A PACE licensed contractor itself, HVAC service and sheet metal fabrication company Four C’s Service also put its name in the hat for enhancements to its H Street building that includes rooftop solar panels. “We do some manufacturing at our facility too, so some of our energy costs during the summer when we’re busy can get pretty high,” said President Preston Cross. “I think right now, we can probably look at $3,000 to $5,000 a year in savings depending on the size of solar array that we put on the roof.” Such savings are expected to generate new jobs and other benefits as a result of the program, already established in various forms in 23 other states and made possible in California with the passage of Assembly Bill 811 in 2008. As long as the improvements don’t exceed the value of the property, Oldham said, the upgrades are worth the cost and also make the building more attractive to future buyers. “If businesses are looking to locate in the Valley, or if they want to stay in the Valley but they’re trying to figure out where is the best competitive place to stay, Fresno suddenly becomes a very important place because we have a tool no one else has,” Oldham said.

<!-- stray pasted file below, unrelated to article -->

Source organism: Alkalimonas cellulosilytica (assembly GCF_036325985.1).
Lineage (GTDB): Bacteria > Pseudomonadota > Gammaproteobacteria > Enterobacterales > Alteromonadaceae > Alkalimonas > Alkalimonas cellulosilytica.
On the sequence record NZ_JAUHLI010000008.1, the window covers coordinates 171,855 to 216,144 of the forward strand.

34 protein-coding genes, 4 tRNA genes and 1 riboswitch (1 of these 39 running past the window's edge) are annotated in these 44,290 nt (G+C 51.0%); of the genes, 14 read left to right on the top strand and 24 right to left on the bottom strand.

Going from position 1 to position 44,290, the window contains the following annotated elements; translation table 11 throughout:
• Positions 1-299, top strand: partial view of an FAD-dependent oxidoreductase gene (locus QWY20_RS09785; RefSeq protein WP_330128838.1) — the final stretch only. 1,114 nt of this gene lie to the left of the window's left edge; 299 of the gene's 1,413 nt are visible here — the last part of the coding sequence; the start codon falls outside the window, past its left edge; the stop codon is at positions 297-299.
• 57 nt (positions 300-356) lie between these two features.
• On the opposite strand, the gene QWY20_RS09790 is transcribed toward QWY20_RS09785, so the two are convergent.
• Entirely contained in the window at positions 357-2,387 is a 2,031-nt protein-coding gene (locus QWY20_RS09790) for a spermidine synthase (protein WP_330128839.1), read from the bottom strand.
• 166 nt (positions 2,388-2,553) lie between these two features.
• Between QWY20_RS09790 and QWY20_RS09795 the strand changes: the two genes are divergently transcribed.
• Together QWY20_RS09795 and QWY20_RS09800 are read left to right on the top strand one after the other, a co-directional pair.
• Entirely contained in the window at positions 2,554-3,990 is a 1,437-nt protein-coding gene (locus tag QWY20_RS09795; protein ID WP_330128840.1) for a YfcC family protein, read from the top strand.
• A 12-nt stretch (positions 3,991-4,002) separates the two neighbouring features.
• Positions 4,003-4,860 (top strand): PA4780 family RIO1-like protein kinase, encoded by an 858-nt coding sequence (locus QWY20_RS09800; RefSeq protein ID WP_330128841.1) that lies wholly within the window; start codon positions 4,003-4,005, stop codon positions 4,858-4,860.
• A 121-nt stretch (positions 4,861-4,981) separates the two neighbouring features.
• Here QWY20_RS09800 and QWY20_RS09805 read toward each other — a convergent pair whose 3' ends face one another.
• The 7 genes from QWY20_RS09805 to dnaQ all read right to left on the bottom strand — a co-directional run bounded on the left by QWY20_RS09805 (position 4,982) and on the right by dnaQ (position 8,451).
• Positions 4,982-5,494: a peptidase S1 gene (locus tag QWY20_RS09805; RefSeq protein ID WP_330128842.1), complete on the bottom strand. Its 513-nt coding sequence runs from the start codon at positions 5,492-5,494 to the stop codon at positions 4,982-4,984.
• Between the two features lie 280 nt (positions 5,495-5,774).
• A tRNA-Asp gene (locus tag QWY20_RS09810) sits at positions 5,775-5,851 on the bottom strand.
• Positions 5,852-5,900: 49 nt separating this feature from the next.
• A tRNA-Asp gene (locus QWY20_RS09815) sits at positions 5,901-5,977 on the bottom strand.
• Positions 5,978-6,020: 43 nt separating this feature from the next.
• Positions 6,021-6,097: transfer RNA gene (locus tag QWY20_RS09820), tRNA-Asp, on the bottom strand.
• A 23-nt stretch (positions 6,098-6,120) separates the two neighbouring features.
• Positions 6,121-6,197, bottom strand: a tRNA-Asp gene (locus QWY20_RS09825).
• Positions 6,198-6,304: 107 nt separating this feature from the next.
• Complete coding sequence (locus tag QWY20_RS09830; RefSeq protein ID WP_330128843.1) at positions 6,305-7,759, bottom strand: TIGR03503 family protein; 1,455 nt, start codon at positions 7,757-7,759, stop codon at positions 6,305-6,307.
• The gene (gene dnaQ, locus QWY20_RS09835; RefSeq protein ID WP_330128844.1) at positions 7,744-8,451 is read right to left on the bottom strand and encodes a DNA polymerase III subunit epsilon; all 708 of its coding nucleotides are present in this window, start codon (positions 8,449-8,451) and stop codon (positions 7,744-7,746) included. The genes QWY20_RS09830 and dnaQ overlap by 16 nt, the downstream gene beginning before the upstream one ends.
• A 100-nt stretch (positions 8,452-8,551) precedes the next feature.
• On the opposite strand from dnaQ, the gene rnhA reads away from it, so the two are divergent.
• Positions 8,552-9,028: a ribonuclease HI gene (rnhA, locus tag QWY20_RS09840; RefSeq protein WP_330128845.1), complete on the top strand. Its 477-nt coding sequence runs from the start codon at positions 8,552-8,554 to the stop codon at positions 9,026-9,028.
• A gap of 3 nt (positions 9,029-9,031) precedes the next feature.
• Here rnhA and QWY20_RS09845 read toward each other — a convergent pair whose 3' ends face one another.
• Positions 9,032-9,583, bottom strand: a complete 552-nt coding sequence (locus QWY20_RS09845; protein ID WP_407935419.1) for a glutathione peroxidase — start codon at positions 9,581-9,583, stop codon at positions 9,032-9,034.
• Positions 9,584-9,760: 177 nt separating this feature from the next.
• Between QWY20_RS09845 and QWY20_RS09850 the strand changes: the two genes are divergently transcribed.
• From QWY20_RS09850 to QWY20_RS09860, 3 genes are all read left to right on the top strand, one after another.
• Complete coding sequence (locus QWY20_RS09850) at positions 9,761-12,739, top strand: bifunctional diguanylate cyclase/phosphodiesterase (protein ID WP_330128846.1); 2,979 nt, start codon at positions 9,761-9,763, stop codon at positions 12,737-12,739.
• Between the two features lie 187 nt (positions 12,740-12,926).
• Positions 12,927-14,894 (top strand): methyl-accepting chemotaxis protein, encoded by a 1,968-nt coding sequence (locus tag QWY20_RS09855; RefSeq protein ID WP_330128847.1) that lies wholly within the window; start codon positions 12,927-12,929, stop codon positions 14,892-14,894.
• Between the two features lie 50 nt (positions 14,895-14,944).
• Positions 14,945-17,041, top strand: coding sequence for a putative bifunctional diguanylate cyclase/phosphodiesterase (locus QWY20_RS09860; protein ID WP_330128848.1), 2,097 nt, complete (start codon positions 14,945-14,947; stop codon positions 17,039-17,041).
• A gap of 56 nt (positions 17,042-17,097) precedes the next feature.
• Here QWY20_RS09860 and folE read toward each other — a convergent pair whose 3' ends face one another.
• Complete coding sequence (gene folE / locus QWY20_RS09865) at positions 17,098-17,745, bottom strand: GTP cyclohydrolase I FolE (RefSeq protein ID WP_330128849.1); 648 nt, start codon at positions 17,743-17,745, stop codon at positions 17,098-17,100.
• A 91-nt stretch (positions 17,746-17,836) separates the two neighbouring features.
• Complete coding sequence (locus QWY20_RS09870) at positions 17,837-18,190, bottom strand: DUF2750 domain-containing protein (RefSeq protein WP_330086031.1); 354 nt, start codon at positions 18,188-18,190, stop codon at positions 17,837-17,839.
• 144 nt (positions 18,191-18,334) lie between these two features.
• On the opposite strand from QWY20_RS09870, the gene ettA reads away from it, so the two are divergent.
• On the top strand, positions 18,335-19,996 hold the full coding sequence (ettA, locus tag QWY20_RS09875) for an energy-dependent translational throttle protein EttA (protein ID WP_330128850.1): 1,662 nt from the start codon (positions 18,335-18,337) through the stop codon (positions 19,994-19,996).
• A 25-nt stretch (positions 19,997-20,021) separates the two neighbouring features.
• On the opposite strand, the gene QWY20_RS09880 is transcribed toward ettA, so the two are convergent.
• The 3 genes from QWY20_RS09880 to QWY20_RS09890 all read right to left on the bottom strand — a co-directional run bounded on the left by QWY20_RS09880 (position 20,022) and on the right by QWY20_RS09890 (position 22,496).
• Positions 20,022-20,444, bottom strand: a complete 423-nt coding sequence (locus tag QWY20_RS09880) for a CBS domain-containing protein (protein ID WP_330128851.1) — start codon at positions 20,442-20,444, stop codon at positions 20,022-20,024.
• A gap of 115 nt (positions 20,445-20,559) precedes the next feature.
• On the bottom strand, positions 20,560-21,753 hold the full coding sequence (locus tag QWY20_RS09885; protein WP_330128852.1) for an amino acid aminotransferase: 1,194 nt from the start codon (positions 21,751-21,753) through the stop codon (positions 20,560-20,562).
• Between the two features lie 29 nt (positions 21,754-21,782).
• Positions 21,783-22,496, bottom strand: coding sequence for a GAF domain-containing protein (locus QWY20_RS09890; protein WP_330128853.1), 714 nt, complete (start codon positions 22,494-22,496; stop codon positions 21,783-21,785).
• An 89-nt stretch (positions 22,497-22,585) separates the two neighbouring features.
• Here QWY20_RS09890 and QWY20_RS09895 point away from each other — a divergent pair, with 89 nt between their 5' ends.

In addition, the program’s fee-based energy audits give property owners a head start when Assembly Bill 1103 goes into effect next year requiring nonresidential buildings to disclose energy consumption data to potential buyers or lessees.

But more than a tool for property owners, PACE is likely boost business for contractors. With around 36 contractors approved under the program throughout California, many more could get their hands on the work when they apply at “There’s a huge market out there for as many contractors as we can get in play to do this,” said Daryl Baltazar, sales and business development director for DAC Service in Fresno. “Then, if we get Clovis and (Fresno) county and all of the other rural cities to engage these programs, it’s huge.”

The people of Fresno used 3.3 billion kilowatt-hours of electricity in 2009, accounting for nearly half of all energy consumed in Fresno County. Sixty percent of that came from the commercial sector.